Monday, November 14, 2005


What's Zen in Russian?

More from Cosh in the post Sacamano linked below:
I wonder if it's a coincidence that the real war on the Battle of Alberta weblog has involved Flames-loving host Matt sitting back, smirking, and pretending to hover loftily above his own team's struggles while the Oiler fans who comprise the majority of the site's readership rend their flesh like teenage goths. Calgary hasn't been discernibly better than the Oilers this year, and its fans were habituated to much higher expectations in the pre-season. The team was even tipped to win the Stanley Cup by the thinly-educated guessers at Sports Illustrated. Since I only get to hear my own city's talk radio, I have no idea whether the Zen calm Matt attempts to project is widely shared, or whether our southern twin is as full of whimpering neurotics as Edmonton is. My instinctive suspicion is that the Flames' ticketholders are mostly bedwetting corporate lawyers who grew up resenting jocks and never quite cottoning to Peter Puck's explanation of the offside rule. Too busy to give a maiden aunt's crap about hockey: that's Calgary. Don't you know it's hard work transforming a worldwide energy crisis into a giant pyramid of cocaine and fifty-dollar beefsteaks?

First of all, I love the shades-of-McBain in that last sentence. (Q. How are Flames fans dealing with the fact that, 20 games in, their team isn't completely dominating the NHL? A. On top of a pile of money, with many beautiful ladies.)

But more to the point, while I'm less excitable than most, I think my outlook is fairly typical. I think "habituated" is exactly the wrong word to use regarding the expectations of Flames fans. The most successful run the Flames had in 15 years (the "Red Mile Era", a.k.a. the 2004 playoffs), they went 15-11 (5-7 at home). Their longest winning streak was four games, overlapping the Detroit and San Jose series.

This isn't to downplay their accomplishment in the slightest, but rather to point out that it's entirely understandable why fan mobs aren't egging Darryl Sutter's house after a 1-3-1 road trip. Contemporary Flames fans have no handy frame-of-reference for what constitutes a great regular season, or what a Stanley Cup champion looks like in autumn. I suspect most fans look at things the same way as I do: Kipper looks solid, Iginla's still the man, the D has come around from those terrible first 4 games--things should work out.

I should also point out that, contrary to Cosh's fantastic Russian serf analogy, this attitude is by no means something inherent to Calgary and not Edmonton. In the 1st round of the 1990 playoffs, less than 12 months after the Flames won their 1st Cup, Allan Maki wrote a front-page column in the Calgary Herald calling for coach Terry Crisp to be fired immediately, i.e. before the next game. For roughly 10 years ('86-'95), Calgary fans and media were as fickle and flesh-rending as they come.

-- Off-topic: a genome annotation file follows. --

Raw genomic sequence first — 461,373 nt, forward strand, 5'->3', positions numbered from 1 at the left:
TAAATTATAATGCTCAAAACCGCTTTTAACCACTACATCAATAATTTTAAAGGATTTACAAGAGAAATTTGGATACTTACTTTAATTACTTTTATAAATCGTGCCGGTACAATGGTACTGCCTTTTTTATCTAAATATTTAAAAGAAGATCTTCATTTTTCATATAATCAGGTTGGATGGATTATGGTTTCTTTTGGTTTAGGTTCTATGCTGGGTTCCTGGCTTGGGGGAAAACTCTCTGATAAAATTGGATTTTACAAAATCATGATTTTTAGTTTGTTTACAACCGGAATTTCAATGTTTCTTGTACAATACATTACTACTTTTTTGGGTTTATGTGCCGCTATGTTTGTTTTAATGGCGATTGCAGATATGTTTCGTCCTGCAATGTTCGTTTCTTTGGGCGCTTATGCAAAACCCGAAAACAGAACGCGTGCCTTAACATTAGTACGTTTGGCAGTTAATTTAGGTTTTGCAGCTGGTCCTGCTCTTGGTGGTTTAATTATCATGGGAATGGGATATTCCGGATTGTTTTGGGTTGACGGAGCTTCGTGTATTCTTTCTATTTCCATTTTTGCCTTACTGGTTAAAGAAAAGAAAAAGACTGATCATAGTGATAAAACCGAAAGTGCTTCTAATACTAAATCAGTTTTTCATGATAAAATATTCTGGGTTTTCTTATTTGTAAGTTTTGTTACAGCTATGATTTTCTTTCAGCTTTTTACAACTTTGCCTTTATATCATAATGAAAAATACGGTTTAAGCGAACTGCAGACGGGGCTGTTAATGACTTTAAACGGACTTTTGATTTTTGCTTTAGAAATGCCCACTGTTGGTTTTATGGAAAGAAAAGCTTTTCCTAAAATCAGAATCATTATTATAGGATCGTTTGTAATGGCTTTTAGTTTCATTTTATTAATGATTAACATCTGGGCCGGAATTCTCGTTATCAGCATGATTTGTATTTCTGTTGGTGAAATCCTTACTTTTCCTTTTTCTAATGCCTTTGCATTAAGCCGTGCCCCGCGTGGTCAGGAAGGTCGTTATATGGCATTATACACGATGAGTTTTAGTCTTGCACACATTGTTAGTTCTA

And finally, there's this: the statement that "Calgary hasn't been discernibly better than the Oilers this year" becomes less tenable every day, set against the reality of the sports pages. Why have I "hovered loftily" above my team's struggles? How about because I'm right? Here's what I wrote on October 31st after the Flames gave up a 2-goal lead to San Jose in the 3rd and lost in a shootout:
The thing I'm happy to report about listening on Saturday is that it wasn't a Guillotine game. I wasn't expecting bad things to happen. I still expect good things from the Flames, and no doubt they'll fulfill those expectations through November.

You can't call it cockeyed optimism, or anything like it, when it turns out to be 100% accurate. I'm pretty confident that there's a lot of red cards in the Flames' deck, and after their next loss, I'll be just as sure. (Although a 2-goal loss to the Blackhawks would be tough to take).


You know, I thought that the 'bedwetting corporate lawyers' line was a little over the top. I am sure there are plenty of bed wetters in the Oilers camp and you can take it from me, lots of corporate lawyers thought that Peter Puck was good fun, but pretty silly. And we cheered loud and hard at the Dome BOTH times the Oilers visited this year (and, lost, I believe, if memory serves).

Ah, he's forgiven since he used "whimpering neurotics" to describe his own city's fans.

And I've never had a $50 steak before, but the one time I paid $35, that steak was just about the best thing I've ever tasted. Caesar's downtown: highly recommended.

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